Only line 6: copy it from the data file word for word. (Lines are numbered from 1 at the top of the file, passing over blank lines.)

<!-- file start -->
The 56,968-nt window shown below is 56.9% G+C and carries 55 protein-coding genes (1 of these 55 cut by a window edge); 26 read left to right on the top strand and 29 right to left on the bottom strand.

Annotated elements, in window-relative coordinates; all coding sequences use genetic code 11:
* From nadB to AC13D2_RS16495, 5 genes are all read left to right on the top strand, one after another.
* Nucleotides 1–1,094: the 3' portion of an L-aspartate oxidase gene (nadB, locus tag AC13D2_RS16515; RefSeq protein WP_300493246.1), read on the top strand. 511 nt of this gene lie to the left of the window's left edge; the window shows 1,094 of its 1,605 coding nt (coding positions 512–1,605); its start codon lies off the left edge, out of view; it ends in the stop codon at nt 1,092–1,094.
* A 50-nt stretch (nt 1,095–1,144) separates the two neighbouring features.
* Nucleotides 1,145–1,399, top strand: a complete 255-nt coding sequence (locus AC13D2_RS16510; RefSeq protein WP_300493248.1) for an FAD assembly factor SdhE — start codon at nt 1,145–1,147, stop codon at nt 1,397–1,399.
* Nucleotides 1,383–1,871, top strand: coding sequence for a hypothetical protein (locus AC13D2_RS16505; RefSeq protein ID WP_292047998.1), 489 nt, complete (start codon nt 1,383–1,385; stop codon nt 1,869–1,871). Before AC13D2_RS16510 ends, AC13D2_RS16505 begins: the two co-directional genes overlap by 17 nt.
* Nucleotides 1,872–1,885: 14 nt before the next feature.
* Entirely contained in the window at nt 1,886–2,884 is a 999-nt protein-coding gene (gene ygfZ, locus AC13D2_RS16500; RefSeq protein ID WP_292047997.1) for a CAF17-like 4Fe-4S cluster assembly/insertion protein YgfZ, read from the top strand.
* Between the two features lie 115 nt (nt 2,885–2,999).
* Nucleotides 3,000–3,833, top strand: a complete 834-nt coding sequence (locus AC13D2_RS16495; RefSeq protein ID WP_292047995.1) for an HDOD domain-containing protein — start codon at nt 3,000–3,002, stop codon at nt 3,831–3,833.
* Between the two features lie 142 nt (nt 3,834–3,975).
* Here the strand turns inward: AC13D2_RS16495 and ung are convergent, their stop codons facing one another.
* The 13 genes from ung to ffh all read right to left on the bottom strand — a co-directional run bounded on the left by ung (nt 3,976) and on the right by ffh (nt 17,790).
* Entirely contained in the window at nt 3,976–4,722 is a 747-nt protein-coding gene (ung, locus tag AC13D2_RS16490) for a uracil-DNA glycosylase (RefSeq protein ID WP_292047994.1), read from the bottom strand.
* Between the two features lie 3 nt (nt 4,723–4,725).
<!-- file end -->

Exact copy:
* Nucleotides 1,145–1,399, top strand: a complete 255-nt coding sequence (locus AC13D2_RS16510; RefSeq protein WP_300493248.1) for an FAD assembly factor SdhE — start codon at nt 1,145–1,147, stop codon at nt 1,397–1,399.